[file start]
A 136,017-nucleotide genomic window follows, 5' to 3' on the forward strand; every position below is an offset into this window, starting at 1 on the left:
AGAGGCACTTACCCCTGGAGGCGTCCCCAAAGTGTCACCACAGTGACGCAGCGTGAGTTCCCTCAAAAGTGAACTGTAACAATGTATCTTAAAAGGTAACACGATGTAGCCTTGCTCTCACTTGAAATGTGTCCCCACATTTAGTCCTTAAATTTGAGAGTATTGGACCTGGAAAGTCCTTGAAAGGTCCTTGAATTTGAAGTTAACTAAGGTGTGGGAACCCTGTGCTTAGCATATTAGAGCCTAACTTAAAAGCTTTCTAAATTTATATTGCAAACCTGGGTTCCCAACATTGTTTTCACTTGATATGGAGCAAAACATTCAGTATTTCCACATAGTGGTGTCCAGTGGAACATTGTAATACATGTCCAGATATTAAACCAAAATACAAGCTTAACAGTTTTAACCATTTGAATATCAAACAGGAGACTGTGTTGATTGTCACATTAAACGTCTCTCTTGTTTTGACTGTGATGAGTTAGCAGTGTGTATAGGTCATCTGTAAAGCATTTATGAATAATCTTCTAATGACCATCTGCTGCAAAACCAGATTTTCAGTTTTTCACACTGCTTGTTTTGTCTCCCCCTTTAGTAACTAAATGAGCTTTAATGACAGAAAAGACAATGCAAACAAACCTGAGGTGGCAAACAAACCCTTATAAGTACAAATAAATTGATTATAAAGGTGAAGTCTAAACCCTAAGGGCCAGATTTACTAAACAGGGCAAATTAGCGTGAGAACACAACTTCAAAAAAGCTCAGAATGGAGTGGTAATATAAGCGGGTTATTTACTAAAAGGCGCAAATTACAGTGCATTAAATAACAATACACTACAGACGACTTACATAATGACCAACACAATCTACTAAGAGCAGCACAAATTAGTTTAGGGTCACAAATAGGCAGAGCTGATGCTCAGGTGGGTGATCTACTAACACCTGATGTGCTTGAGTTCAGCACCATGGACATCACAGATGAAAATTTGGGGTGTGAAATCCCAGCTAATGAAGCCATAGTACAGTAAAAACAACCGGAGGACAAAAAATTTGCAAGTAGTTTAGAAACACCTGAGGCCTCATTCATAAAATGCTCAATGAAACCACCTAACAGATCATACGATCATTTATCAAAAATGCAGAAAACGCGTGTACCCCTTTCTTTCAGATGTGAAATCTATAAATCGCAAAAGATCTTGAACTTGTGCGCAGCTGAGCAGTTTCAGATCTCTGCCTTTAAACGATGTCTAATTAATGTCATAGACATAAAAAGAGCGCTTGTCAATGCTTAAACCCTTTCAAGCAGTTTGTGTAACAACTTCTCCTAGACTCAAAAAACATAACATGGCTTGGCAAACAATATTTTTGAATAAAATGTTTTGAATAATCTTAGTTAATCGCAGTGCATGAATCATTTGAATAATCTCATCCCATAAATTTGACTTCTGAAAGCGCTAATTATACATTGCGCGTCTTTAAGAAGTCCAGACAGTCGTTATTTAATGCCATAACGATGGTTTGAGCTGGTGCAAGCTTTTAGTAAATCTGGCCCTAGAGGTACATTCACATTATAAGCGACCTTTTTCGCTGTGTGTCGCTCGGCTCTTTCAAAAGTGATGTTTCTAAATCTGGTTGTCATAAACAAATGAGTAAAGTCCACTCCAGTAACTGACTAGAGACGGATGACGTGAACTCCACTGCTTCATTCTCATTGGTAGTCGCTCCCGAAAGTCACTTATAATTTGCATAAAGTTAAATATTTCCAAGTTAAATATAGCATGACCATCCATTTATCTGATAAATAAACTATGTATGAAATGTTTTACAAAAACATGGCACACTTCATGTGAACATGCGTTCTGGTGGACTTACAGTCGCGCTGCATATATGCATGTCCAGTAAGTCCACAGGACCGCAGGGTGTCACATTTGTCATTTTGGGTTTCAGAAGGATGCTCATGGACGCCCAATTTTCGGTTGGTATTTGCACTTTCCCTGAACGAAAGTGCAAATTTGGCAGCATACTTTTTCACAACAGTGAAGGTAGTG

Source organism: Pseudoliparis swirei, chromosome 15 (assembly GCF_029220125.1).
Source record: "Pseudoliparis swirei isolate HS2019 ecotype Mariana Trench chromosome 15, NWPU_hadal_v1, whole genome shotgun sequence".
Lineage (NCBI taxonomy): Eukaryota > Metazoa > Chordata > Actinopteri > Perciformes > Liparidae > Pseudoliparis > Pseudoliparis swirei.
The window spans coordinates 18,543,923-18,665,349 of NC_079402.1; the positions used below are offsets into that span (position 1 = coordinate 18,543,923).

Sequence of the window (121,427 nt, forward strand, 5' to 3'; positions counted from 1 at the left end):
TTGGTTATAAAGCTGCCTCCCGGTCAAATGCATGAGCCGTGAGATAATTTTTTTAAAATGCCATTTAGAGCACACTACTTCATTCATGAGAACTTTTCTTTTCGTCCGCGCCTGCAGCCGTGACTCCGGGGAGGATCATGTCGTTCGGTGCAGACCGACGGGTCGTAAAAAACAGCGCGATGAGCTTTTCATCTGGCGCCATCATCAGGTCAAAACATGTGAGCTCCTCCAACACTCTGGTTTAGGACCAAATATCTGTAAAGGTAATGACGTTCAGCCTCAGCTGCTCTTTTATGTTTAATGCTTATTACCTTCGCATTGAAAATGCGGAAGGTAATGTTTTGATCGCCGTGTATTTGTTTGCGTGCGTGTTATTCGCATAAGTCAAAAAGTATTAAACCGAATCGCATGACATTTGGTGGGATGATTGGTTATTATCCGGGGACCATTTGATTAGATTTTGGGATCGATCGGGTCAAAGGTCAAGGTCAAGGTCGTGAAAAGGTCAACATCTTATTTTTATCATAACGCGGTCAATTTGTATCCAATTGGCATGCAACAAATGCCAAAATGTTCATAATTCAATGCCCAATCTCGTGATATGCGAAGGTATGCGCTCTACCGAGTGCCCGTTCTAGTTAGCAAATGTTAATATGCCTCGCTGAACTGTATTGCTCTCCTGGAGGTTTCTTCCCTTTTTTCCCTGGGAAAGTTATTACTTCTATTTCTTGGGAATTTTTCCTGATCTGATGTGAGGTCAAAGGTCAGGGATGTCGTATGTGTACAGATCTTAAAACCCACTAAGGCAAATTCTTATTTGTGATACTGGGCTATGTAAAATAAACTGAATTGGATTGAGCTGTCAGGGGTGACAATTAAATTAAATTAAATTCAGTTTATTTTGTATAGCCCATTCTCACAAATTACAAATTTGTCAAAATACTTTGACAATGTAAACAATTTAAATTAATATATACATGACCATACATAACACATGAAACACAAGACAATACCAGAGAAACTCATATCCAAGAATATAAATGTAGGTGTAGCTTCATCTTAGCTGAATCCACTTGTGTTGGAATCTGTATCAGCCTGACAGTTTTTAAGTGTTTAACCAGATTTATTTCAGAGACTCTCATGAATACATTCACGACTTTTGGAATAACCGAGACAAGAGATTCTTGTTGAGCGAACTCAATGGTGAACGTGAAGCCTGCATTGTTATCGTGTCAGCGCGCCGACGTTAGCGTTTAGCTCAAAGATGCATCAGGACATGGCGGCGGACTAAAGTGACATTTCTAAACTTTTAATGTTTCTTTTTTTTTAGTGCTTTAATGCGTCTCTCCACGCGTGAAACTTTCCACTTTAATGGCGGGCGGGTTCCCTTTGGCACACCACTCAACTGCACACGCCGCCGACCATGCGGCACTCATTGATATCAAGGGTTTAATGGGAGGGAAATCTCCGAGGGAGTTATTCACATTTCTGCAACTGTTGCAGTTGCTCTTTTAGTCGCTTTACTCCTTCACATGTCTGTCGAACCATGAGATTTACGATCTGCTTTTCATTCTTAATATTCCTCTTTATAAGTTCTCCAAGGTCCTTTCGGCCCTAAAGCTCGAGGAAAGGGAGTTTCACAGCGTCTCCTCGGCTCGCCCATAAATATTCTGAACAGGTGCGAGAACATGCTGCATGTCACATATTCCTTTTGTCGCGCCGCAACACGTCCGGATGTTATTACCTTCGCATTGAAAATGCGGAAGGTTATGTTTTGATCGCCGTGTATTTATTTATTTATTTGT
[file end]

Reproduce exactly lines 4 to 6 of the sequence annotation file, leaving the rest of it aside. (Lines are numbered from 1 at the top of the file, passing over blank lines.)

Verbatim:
Source record: "Pseudoliparis swirei isolate HS2019 ecotype Mariana Trench chromosome 15, NWPU_hadal_v1, whole genome shotgun sequence".
Lineage (NCBI taxonomy): Eukaryota > Metazoa > Chordata > Actinopteri > Perciformes > Liparidae > Pseudoliparis > Pseudoliparis swirei.
The window spans coordinates 18,543,923-18,665,349 of NC_079402.1; the positions used below are offsets into that span (position 1 = coordinate 18,543,923).